The Physicality of Middle Eastern Dance
The student in Middle Eastern dance faces many physical and emotional challenges. The body and mind must be tamed to layer and twist itself, with precision and grace, to the heavily percussive music from the Middle East making this study as profound and mysterious as its history.
Spanning back to the beginning of our civilization, this history wants and can be told a million and one ways. This is a story that grows with each dancer’s victories and failures over the body and spirit. While the mind learns to control the body, it also learns to release inhibitions and insecurities.
The basic technique can take years to make natural to the body. Physically, like any professional dance, Middle Eastern dance requires musicality, coordination, grace and presentation.
Of particular interest to Middle Eastern dance is deep muscle isolation, the layering of movement and an intense interaction to the music and to the audience. However, the bigger challenge and lure for the student in Middle Eastern dance is not physical skill, as noted by the panel of dancers that were interviewed in this article.
Middle Eastern dance respects passion and sensuality.
The passion expressed in this dance is a passion for life – which includes a wider range of emotion and personality than the basic fare of sex and aggression.
Technical skills are, in fact, just words in a language of movement. The dancer’s greatest challenge is expressing her/himself with those words.
"A dancer with a great smile and medium skill is more appealing than technical perfection from a cold fish," said Azrakesh, the president of MEDA (Middle Eastern Dance Association).
Kashmir, a dancer/instructor from New Zealand, added, "More important she should look as if she is inhabiting her body and partaking in the dance. A fixed smile is neither a requirement nor desirable. A wind-up dolly is often worse than a dancer with poor physical control."
This passion and sensuality must be genuine.
"The Middle Eastern dancer should have a freedom of emotional expression that is genuinely from the heart and not contrived," according to Jasmin Jahal, a lauded dancer/instructor/writer from Chicago, USA.
Mezdulene, editor/owner of Jareeda Magazine, added, "I prefer audience contact, or in other words, what the dancer gives when she dances. It doesn't matter how fast, agile or flexible she is, if she doesn't give of herself when she does it."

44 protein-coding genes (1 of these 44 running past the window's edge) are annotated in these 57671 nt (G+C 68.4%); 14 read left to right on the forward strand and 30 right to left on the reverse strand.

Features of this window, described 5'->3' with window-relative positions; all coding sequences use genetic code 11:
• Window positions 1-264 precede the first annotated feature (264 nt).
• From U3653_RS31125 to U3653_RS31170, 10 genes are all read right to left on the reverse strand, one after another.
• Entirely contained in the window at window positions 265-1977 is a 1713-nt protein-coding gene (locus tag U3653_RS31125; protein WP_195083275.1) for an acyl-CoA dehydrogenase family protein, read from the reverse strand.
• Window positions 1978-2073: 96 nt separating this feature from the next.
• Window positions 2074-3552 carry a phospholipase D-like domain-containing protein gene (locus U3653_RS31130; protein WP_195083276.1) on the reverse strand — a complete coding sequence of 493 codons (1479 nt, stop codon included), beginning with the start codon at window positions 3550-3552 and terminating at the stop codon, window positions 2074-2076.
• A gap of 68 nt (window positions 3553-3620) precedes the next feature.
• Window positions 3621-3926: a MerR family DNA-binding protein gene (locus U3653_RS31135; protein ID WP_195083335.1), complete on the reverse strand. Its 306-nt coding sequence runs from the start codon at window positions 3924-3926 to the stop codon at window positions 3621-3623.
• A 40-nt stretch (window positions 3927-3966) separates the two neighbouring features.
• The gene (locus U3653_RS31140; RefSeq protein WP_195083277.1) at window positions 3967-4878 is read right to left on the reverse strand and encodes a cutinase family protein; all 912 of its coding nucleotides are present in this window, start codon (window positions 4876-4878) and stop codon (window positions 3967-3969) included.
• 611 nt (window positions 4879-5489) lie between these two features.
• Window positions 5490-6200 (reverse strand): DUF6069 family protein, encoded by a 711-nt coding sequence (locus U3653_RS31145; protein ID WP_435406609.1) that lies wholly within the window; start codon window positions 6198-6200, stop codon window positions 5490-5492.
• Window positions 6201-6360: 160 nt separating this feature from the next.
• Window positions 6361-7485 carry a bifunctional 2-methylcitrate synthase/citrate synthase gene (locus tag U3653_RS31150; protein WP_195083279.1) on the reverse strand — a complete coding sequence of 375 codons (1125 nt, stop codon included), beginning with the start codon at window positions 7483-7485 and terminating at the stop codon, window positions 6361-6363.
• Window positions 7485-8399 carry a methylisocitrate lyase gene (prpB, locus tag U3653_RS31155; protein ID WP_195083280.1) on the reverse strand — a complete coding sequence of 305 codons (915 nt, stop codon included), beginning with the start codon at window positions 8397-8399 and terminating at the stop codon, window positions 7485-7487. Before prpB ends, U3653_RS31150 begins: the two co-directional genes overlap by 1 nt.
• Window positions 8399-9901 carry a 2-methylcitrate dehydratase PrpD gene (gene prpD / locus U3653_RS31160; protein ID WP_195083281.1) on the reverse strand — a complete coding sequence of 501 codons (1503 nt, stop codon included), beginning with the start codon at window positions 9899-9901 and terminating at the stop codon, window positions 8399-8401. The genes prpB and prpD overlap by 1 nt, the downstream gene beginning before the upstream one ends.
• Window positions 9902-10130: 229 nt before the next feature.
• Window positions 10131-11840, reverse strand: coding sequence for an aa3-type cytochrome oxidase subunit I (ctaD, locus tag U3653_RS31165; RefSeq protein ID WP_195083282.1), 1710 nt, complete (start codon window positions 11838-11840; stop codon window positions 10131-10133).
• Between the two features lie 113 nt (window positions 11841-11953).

This passion and sensuality must be the dancer’s own.
Tamalyn Dallal, an internationally renowned dancer, added that more than the ability to show emotion or ‘heart’, she likes to see the dancer show originality and personality. "Not a carbon copy of someone else."
Viraj, a professional male dancer/instructor of Sandaria Health Arts, enforced this idea by saying each dancer must show, "flexibility of character or personality quirks that really show this individual's uniqueness and creative response to the unexpected."
The Practice Makes Perfect rule can be safely applied to most physical movement. But how do you train yourself to be you through the movements of Middle Eastern dance? What if you isn’t naturally passionate or beautifully expressive. What are the basics for passion and confidence, then?
Tamalyn Dallal tells us that we need only begin by relaxing. "Relaxation is the way to go," she said. "Go inside the music."
The physical practice of Middle Eastern dance encourages our passion and expression to come to the surface.
Jasmin Jahal describes her skills in Middle Eastern dance, "like a painter using her pallet of colors; a variety to choose from and mix together as she creates something beautiful."
Like any physical skill such as flexibility, agility or speed, emotional expression such as sensuality requires awareness.
"Sensuality is a flavouring," Kashmir continued. "I love onions & paprika but I don't want all my food to taste like lecso. I prefer a wider range of communication linking the music and the audience."
Sensuality means more than just flavouring for Hannan Sultan, an instructor/performer from Toronto. "I don't mean it in "sexy" terms but in the degree to which a dancer is IN her body and makes use of the deep muscles to generate movement. That, combined with good use of slow movement and good foot contact, is really mesmerizing."
Aisha Ali, a renowned instructor, performer and academic in Middle Eastern dance, believes that skills such as speed, flexibility or agility are not as significant to sensuality.
"Speed is generally determined by the music," she said. "Agility shows training and natural grace, flexibility changes over the years but isn't that important when you have sensuality."
Viraj, being a rare male Middle Eastern dancer, was able to provide a unique perspective on the way the physical and emotional skills of Middle Eastern dance cross each other.
"In the West, women are becoming more strong and independent while retaining a feminine side yet men are behind in adopting traditionally female traits, like nurturing, fluidity and softness, that remains strong. So women advance faster than men. They can adopt the best 'masculine' and 'feminine' traits while men fall behind in this. Although this opens the Pandora’s box of gender roles/expectations. I personally insist that if you are a man you should dance with a strength or masculine flair, or if not, then be (and dress) the woman or ambiguous androgynous role you wish to express."
"Hardness, alone, is unseemly. For men, softness, alone, is also unseemly. I wish men and women to have both hardness (strength, speed, stamina and power) and softness (suppleness, fluidity and flexibility) and sensuality (being universal and so non-gender). The best example I can recall is when women do cane and can’t spin it to swat a bug - it's pathetic (circular or large figure 8s around the body). When Hadia spins her cane it becomes a silver disc, I no longer see it. That rocks. The all-stars like Dina, Amani, Lucy and Suraya all have a strong-core. Whatever your gender I need to respect you and I need to value your humanity which naturally has a mix of soft/hard or feminine/masculine traits."